Making a few wild-ass guesses?
    a) 4 and 5-GW are considered ‘cleverer’ than 1 thru 3, and more fun to contemplate. Who’d you rather be: Palpatine masterminding a 5GW campaign to destroy the Jedi and take over the Republic, the Rebels fighting a 4GW campaign against the Empire that resulted or the assorted individual races fighting (and usually losing) 1-3GW wars against the main players for one reason or another?

    Ironically, this isn’t always the case. Who’s cleverer, the guy who puts a woopie cushion on your chair (attack, if only on your dignity, that you never see until everyone’s heard the consequences, thus 5GW)? Or the guy who sweet talks you into doing something undignified (you can perceive the attack happening, so it’s 4GW or lower)?

    b and c) The lower the level of GW, the more of certain kinds of resources needed to have any chance of being successful in warfare. The less you have, the more you rely on high-GW strategy and the more famous you become if you win (that cleverness thing, again).

  3. >a) 4 and 5-GW are considered ‘cleverer’ than 1 thru 3, and more fun to contemplate.

    That is partially true. For me, I got into 5GW because I decided the America’s successful enemies were using 4GW to oppose us. I was looking for something other then more 4GW to oppose them. There the attraction of the new thing or next next.

    Joseph Fouche at CPS has written some interesting posts on strategies and on attrition thinking vs silver bullet thinking that break originally interesting ground on 2GW/3GW/4GW/stuff.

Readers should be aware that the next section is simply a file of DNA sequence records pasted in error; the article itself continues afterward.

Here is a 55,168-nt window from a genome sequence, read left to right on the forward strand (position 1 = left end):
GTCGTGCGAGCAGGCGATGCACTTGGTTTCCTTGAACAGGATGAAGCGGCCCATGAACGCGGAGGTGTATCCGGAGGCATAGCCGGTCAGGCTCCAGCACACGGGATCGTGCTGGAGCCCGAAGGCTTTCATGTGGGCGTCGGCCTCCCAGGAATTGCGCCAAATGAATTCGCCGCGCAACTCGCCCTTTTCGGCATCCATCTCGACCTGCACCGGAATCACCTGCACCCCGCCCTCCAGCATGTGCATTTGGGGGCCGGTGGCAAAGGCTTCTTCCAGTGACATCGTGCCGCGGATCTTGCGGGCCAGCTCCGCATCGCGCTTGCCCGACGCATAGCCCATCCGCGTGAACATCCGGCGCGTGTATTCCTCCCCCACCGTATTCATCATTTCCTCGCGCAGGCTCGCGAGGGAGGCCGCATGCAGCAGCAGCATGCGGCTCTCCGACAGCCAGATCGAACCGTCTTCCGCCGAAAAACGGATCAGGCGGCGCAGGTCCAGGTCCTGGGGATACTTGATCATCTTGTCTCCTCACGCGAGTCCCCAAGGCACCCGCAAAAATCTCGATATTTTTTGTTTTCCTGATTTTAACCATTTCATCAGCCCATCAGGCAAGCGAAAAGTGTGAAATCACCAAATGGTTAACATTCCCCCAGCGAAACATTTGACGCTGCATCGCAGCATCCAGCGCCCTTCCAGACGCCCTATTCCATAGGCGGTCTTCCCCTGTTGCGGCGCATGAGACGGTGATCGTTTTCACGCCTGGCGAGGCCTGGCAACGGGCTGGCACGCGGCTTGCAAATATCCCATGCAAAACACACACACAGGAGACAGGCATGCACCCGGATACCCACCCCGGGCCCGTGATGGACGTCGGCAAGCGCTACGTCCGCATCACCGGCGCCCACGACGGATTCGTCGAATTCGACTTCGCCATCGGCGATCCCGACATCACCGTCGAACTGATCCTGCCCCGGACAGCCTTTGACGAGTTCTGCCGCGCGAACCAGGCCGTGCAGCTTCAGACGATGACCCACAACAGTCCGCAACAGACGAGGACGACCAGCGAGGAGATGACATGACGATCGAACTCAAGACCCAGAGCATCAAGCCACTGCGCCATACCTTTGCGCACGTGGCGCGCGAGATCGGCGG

>The less you have, the more you rely on high-GW strategy
    The above is absolutely true. I believe TDAXP has that insight (and others) and from there he and others (and eventually myself) started make stabs at what a 5GW could look like.

  4. Michael,

    The general thrust behind my initial comments on this subject (quoted by PurpleSlog in the post above) was simply that there does seem to be a linearity, of one sort or another, behind the xGW model. So for

    a) we look around and see that 4GW opponents are now defeating our 2GW/3GW forces, and this causes us to focus mostly on 4GW and the type of 5GW we would need to defeat them. Thus:

    b) “b” is the NOW, i.e., we have a fairly good structure in place for 2GW/3GW action, perhaps requiring less focus on those methods and more on understanding our 4GW foes and what we need to do to defeat those foes (5GW?), although practitioners of 2GW/3GW nowadays are often locked into 2GW/3GW methods: the reason they continue to choose to operate in 2GW/3GW mode is an inability and/or unwillingness to alter that mode; they choose 2GW/3GW simply because it’s what they know.

    c) Although there may be some lessons from the far past for us, less attention is given to the past scenarios because we are principally trapped in the present requiring a future plan, so no focus is given that would explore the past practitioners’ reasons for choosing the xGW they chose. The past is a “given” — whatever xGW was chosen, it has already been chosen and is a “done deal.”

    In other words, there is already some acknowledgment of historically-based xGW’s, in which it is a given that whatever xGW was chosen was chosen.

  5. — Oh mama, I’m in fear for my life / From the long arm of the laaaaaaaw!

    Been working on a post today that was intended to address other concerns but now, near the end of it, I’m starting to think it might provide some kind of breakthrough on some issues raised above. I might be hunted down by the xGW police though. Maybe I’m overreacting; I’ll let you know…!

  6. I chickened out — partly. I introduced the drift at the end but left it to be continued: http://curtisgaleweeks.typepad.com/blog/2010/11/on-performativity-4gw-5gw-this-and-that.html